Ali E @ Workers Club
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Ali E @ Workers Club

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It was a drizzly Saturday afternoon in Melbourne, perfect for an afternoon of melancholic yet inspired music from some of the cities promising young stars. It was the launch party of Ali E’s debut solo album Landless, and she’d brought along some like-minded musicians to help her celebrate the occasion.

First up were Elephant Eyes, a four-piece fronted by Kate McMahon, who despite her slightly nervous appearance belted out her songs with a big soulful voice, ranging from sweet to sultry. The musical accompaniment was an intoxicating blend of pop, indie and jazz driven by Tom Fraser’s groovy bass lines and Michael Mazzitotta’s ethereal keys, held together by the sleepy rhythms provided by Stu Hazelman.

Next was Melbourne stalwart Ben Salter, who having played in countless bands and musical collectives for the last decade or so, is now playing in promotion of his first solo album The Cat. The small crowd were enthralled with his painfully honest and expertly crafted sardonic poems set to chords strummed from an old white Stratocaster. Despite his confession of having smoked too many cigarettes, his voice was in fine form. It was a stripped down, soul bearing performance from Ben without him having the comfort of a backing band, but all the more powerful for being so.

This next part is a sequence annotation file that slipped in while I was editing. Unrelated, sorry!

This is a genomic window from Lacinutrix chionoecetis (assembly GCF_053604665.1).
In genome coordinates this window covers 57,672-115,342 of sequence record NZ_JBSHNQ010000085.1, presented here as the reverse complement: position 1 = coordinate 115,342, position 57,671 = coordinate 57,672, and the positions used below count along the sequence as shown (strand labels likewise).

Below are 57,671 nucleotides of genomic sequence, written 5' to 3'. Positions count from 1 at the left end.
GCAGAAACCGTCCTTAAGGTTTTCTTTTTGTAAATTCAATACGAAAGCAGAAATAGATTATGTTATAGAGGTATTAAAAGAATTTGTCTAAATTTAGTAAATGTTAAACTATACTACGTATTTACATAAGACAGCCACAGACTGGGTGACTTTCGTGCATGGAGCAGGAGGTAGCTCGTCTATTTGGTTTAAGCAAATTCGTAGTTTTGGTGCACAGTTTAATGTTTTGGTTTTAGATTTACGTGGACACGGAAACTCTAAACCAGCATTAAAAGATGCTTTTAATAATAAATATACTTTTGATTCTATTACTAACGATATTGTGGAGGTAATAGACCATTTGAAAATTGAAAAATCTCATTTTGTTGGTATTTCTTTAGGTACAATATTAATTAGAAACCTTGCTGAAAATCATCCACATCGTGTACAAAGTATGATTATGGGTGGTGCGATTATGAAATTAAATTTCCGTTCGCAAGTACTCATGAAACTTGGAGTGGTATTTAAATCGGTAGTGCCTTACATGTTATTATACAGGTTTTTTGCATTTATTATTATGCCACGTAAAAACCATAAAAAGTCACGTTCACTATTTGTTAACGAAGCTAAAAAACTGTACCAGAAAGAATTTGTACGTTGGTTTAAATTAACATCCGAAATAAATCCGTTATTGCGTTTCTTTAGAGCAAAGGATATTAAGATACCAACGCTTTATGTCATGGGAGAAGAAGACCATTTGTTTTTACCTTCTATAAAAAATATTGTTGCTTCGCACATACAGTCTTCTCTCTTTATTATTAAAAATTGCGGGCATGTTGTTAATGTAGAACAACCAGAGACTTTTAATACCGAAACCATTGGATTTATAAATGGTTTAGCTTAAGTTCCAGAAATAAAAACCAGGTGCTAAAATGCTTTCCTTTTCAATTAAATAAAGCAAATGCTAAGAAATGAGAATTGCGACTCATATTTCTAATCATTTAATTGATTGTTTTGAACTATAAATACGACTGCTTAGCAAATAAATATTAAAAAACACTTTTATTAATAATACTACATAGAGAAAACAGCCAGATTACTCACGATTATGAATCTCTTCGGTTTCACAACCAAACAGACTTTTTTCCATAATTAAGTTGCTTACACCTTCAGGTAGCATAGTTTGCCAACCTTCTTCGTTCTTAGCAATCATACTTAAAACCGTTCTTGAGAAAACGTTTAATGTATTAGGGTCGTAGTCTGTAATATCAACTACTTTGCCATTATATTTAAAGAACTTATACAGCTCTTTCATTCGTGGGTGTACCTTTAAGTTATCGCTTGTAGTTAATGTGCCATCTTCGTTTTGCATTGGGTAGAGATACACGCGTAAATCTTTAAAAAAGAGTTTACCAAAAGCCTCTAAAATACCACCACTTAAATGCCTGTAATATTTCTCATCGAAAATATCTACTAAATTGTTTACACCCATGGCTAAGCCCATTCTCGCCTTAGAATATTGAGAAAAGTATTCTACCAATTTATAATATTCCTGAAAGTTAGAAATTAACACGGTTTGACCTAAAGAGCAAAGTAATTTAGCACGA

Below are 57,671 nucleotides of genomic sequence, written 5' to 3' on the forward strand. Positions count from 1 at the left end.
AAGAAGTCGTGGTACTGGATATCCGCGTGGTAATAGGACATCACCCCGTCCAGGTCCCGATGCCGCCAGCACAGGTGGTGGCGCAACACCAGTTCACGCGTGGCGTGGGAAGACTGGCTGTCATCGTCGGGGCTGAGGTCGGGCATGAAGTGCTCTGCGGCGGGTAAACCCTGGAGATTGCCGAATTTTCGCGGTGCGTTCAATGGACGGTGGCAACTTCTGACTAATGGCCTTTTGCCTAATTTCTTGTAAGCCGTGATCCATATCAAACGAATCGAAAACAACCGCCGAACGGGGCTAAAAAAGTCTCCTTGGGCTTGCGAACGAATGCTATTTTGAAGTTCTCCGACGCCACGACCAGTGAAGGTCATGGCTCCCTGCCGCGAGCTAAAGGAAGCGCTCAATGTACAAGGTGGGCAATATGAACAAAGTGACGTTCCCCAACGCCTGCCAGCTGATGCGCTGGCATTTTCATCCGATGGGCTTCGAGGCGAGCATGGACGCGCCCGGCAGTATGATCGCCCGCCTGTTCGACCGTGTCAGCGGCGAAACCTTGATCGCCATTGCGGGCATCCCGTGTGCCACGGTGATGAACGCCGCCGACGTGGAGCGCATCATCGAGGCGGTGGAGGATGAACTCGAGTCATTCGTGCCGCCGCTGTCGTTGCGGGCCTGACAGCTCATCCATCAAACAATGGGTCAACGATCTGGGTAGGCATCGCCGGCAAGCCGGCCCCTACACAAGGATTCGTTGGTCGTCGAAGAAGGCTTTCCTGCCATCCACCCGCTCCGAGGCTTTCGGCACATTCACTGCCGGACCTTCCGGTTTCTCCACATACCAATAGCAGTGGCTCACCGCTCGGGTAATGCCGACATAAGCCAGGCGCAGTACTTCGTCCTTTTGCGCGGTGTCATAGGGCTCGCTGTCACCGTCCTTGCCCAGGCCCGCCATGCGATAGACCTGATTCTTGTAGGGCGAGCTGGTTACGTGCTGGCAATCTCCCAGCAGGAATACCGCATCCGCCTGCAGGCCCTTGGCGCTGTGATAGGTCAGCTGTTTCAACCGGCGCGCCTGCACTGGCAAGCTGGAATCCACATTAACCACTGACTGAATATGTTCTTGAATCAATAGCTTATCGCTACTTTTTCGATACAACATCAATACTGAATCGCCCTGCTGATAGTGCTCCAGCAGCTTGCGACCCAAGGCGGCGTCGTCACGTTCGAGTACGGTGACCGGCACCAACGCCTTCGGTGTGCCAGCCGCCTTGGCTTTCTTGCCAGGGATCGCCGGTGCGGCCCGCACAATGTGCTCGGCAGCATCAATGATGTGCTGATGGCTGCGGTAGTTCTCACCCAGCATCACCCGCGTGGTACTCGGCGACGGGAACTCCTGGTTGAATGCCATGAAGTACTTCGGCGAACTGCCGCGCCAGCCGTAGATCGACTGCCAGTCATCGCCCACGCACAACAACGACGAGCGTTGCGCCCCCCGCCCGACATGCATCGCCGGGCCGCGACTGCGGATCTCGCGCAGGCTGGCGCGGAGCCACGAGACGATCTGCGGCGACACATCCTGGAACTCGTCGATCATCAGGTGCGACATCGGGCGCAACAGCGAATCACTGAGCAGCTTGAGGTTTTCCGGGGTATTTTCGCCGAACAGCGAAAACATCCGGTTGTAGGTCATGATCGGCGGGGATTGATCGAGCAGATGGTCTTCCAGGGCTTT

Finally the lady of the hour, Ali E, took to the stage, beginning her set with a solo instrumental, and with the cunning use of a loop station she added layer upon layer of haunting guitar tones. Although usually a solo artist, she’d brought along a backing band to accompany her who she introduced in stages throughout the next few songs.

The songs from Landless sounded great live, and with that haunting growl of a Fender Jaguar and her rich powerful voice, she’s likely to gain comparisons to PJ Harvey. She brings together the best of shoegaze, soul and alt-rock and adds her own unique twist to it. The title track from Landless sounded especially good brought to life with layers of eerie echoes before its seductive melody kicks in. It was an intimate and assured performance, and the perfect way for her to launch her record, and for the crowd to spend a rainy Saturday afternoon.

BY ADAM ROBERTSHAW

LOVED: Elephant Eyes’ cover of A Few Of My Favourite Things.
HATED: The fact there were only about 20 people in the room for Ben Salter.
DRANK: Coopers Pale Ale.